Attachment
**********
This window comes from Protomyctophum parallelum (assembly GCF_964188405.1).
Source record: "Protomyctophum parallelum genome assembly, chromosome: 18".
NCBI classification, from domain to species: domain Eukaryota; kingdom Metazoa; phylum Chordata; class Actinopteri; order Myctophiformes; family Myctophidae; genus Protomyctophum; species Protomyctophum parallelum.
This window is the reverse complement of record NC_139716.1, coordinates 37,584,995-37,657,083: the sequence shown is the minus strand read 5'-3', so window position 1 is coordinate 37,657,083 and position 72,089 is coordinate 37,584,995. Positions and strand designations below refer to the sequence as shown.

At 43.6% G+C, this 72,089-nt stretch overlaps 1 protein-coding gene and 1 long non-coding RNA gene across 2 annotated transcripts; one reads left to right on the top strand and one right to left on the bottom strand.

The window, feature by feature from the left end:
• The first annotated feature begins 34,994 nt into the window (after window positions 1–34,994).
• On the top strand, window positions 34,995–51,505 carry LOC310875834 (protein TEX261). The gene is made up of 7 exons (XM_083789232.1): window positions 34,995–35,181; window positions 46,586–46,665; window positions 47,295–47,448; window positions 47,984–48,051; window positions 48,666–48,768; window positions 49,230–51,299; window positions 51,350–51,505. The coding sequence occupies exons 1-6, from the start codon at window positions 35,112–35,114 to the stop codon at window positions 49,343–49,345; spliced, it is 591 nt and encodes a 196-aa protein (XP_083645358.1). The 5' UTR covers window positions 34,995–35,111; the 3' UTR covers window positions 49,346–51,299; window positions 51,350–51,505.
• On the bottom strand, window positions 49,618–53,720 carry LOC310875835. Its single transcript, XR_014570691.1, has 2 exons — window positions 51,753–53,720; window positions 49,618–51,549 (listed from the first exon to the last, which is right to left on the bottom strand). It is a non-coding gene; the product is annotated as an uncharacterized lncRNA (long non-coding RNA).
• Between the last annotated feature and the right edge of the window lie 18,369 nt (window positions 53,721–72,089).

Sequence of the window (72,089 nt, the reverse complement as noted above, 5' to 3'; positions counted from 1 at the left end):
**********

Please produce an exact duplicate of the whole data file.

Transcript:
This window comes from Protomyctophum parallelum (assembly GCF_964188405.1).
Source record: "Protomyctophum parallelum genome assembly, chromosome: 18".
NCBI classification, from domain to species: domain Eukaryota; kingdom Metazoa; phylum Chordata; class Actinopteri; order Myctophiformes; family Myctophidae; genus Protomyctophum; species Protomyctophum parallelum.
This window is the reverse complement of record NC_139716.1, coordinates 37,584,995-37,657,083: the sequence shown is the minus strand read 5'-3', so window position 1 is coordinate 37,657,083 and position 72,089 is coordinate 37,584,995. Positions and strand designations below refer to the sequence as shown.

At 43.6% G+C, this 72,089-nt stretch overlaps 1 protein-coding gene and 1 long non-coding RNA gene across 2 annotated transcripts; one reads left to right on the top strand and one right to left on the bottom strand.

The window, feature by feature from the left end:
• The first annotated feature begins 34,994 nt into the window (after window positions 1–34,994).
• On the top strand, window positions 34,995–51,505 carry LOC310875834 (protein TEX261). The gene is made up of 7 exons (XM_083789232.1): window positions 34,995–35,181; window positions 46,586–46,665; window positions 47,295–47,448; window positions 47,984–48,051; window positions 48,666–48,768; window positions 49,230–51,299; window positions 51,350–51,505. The coding sequence occupies exons 1-6, from the start codon at window positions 35,112–35,114 to the stop codon at window positions 49,343–49,345; spliced, it is 591 nt and encodes a 196-aa protein (XP_083645358.1). The 5' UTR covers window positions 34,995–35,111; the 3' UTR covers window positions 49,346–51,299; window positions 51,350–51,505.
• On the bottom strand, window positions 49,618–53,720 carry LOC310875835. Its single transcript, XR_014570691.1, has 2 exons — window positions 51,753–53,720; window positions 49,618–51,549 (listed from the first exon to the last, which is right to left on the bottom strand). It is a non-coding gene; the product is annotated as an uncharacterized lncRNA (long non-coding RNA).
• Between the last annotated feature and the right edge of the window lie 18,369 nt (window positions 53,721–72,089).

Sequence of the window (72,089 nt, the reverse complement as noted above, 5' to 3'; positions counted from 1 at the left end):